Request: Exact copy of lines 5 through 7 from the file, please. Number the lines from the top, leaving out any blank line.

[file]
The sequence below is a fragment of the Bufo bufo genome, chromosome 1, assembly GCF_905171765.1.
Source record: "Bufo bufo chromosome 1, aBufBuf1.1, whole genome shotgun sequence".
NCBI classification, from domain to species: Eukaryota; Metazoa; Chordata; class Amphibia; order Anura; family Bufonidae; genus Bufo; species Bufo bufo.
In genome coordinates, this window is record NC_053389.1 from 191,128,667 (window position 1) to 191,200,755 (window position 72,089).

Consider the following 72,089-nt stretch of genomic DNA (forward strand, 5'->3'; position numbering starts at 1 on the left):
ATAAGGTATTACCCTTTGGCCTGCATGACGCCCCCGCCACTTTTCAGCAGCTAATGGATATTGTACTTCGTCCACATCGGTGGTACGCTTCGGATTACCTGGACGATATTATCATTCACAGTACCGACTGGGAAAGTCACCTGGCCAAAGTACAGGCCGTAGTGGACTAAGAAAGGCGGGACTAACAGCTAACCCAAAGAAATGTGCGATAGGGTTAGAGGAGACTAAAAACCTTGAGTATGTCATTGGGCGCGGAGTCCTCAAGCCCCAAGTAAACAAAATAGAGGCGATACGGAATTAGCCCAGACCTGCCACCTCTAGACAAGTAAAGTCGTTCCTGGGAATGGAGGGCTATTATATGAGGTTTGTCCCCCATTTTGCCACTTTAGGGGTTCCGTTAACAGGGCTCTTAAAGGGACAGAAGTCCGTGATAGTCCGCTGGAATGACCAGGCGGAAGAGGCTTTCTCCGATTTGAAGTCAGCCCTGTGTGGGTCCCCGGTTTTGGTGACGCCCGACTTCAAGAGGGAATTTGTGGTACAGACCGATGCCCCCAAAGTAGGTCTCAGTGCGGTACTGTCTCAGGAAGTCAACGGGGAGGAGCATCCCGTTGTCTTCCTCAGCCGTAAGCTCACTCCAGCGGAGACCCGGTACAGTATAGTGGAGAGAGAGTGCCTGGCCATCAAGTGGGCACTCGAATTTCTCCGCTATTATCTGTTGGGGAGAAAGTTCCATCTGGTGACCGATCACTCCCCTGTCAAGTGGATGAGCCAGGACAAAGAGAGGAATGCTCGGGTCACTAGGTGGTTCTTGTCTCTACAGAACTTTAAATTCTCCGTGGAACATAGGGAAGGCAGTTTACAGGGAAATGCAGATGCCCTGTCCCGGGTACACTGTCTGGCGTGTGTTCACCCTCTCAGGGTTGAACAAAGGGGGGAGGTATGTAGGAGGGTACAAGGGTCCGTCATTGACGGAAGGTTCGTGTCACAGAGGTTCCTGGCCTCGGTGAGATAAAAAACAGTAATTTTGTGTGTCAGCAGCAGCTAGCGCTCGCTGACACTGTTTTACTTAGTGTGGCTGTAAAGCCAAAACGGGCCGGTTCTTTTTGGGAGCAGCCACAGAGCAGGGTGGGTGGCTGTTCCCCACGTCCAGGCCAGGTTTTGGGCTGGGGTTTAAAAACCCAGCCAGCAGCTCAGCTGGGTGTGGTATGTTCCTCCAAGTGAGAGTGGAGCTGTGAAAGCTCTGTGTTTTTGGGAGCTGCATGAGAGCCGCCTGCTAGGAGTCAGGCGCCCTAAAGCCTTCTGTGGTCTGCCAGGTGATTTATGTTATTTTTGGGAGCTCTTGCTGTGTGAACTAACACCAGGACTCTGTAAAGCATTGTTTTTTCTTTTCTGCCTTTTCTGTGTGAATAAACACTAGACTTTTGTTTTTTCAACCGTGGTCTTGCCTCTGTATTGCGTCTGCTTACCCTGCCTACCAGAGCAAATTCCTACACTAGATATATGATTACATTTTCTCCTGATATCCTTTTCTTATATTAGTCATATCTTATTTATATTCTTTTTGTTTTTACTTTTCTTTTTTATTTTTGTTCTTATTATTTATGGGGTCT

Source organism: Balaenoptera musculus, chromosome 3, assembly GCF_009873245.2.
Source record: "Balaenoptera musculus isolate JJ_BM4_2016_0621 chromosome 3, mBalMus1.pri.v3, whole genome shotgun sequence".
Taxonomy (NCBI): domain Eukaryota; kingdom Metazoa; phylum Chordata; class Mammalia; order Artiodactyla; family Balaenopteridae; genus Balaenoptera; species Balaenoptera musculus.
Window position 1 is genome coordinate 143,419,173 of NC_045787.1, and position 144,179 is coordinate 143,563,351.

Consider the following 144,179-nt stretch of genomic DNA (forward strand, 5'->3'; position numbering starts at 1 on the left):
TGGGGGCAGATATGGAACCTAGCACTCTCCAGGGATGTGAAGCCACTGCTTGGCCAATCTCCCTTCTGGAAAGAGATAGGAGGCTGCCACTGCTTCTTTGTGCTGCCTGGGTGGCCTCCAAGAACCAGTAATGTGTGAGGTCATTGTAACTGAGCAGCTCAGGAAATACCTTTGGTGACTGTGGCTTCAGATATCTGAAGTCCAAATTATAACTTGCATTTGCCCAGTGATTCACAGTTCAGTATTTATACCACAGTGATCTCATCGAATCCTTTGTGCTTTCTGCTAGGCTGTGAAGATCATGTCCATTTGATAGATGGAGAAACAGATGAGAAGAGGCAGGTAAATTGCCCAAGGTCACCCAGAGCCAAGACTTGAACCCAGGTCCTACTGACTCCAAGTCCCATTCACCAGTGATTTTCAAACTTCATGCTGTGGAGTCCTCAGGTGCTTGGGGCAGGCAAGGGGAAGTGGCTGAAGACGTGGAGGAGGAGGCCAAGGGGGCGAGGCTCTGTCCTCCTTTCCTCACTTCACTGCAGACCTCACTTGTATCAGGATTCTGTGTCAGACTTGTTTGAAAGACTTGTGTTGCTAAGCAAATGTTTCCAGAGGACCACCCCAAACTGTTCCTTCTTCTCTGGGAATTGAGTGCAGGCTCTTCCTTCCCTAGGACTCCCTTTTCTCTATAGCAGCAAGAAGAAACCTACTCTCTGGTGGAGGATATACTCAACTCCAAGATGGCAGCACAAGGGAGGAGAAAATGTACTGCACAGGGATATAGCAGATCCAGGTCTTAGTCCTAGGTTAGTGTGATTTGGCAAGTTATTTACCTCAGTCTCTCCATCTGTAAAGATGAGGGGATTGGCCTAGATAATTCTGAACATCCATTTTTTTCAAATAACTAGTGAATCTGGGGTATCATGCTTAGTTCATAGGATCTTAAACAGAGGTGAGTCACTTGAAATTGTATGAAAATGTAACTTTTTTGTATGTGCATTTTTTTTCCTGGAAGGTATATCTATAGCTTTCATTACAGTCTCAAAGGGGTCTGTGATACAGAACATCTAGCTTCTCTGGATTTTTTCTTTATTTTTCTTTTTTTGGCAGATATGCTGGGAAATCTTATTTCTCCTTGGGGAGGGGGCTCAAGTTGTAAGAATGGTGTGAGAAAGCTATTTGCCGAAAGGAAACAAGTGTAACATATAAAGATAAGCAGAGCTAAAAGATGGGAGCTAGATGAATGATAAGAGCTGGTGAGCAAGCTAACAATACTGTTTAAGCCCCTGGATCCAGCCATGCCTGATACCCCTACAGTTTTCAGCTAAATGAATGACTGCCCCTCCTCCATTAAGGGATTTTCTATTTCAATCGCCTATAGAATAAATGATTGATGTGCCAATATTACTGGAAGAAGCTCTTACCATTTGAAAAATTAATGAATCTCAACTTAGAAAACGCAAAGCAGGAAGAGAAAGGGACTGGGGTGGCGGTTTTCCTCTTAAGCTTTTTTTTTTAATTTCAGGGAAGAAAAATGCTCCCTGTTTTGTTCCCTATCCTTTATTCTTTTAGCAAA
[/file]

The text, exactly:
Consider the following 72,089-nt stretch of genomic DNA (forward strand, 5'->3'; position numbering starts at 1 on the left):
ATAAGGTATTACCCTTTGGCCTGCATGACGCCCCCGCCACTTTTCAGCAGCTAATGGATATTGTACTTCGTCCACATCGGTGGTACGCTTCGGATTACCTGGACGATATTATCATTCACAGTACCGACTGGGAAAGTCACCTGGCCAAAGTACAGGCCGTAGTGGACTAAGAAAGGCGGGACTAACAGCTAACCCAAAGAAATGTGCGATAGGGTTAGAGGAGACTAAAAACCTTGAGTATGTCATTGGGCGCGGAGTCCTCAAGCCCCAAGTAAACAAAATAGAGGCGATACGGAATTAGCCCAGACCTGCCACCTCTAGACAAGTAAAGTCGTTCCTGGGAATGGAGGGCTATTATATGAGGTTTGTCCCCCATTTTGCCACTTTAGGGGTTCCGTTAACAGGGCTCTTAAAGGGACAGAAGTCCGTGATAGTCCGCTGGAATGACCAGGCGGAAGAGGCTTTCTCCGATTTGAAGTCAGCCCTGTGTGGGTCCCCGGTTTTGGTGACGCCCGACTTCAAGAGGGAATTTGTGGTACAGACCGATGCCCCCAAAGTAGGTCTCAGTGCGGTACTGTCTCAGGAAGTCAACGGGGAGGAGCATCCCGTTGTCTTCCTCAGCCGTAAGCTCACTCCAGCGGAGACCCGGTACAGTATAGTGGAGAGAGAGTGCCTGGCCATCAAGTGGGCACTCGAATTTCTCCGCTATTATCTGTTGGGGAGAAAGTTCCATCTGGTGACCGATCACTCCCCTGTCAAGTGGATGAGCCAGGACAAAGAGAGGAATGCTCGGGTCACTAGGTGGTTCTTGTCTCTACAGAACTTTAAATTCTCCGTGGAACATAGGGAAGGCAGTTTACAGGGAAATGCAGATGCCCTGTCCCGGGTACACTGTCTGGCGTGTGTTCACCCTCTCAGGGTTGAACAAAGGGGGGAGGTATGTAGGAGGGTACAAGGGTCCGTCATTGACGGAAGGTTCGTGTCACAGAGGTTCCTGGCCTCGGTGAGATAAAAAACAGTAATTTTGTGTGTCAGCAGCAGCTAGCGCTCGCTGACACTGTTTTACTTAGTGTGGCTGTAAAGCCAAAACGGGCCGGTTCTTTTTGGGAGCAGCCACAGAGCAGGGTGGGTGGCTGTTCCCCACGTCCAGGCCAGGTTTTGGGCTGGGGTTTAAAAACCCAGCCAGCAGCTCAGCTGGGTGTGGTATGTTCCTCCAAGTGAGAGTGGAGCTGTGAAAGCTCTGTGTTTTTGGGAGCTGCATGAGAGCCGCCTGCTAGGAGTCAGGCGCCCTAAAGCCTTCTGTGGTCTGCCAGGTGATTTATGTTATTTTTGGGAGCTCTTGCTGTGTGAACTAACACCAGGACTCTGTAAAGCATTGTTTTTTCTTTTCTGCCTTTTCTGTGTGAATAAACACTAGACTTTTGTTTTTTCAACCGTGGTCTTGCCTCTGTATTGCGTCTGCTTACCCTGCCTACCAGAGCAAATTCCTACACTAGATATATGATTACATTTTCTCCTGATATCCTTTTCTTATATTAGTCATATCTTATTTATATTCTTTTTGTTTTTACTTTTCTTTTTTATTTTTGTTCTTATTATTTATGGGGTCT

Source organism: Balaenoptera musculus, chromosome 3, assembly GCF_009873245.2.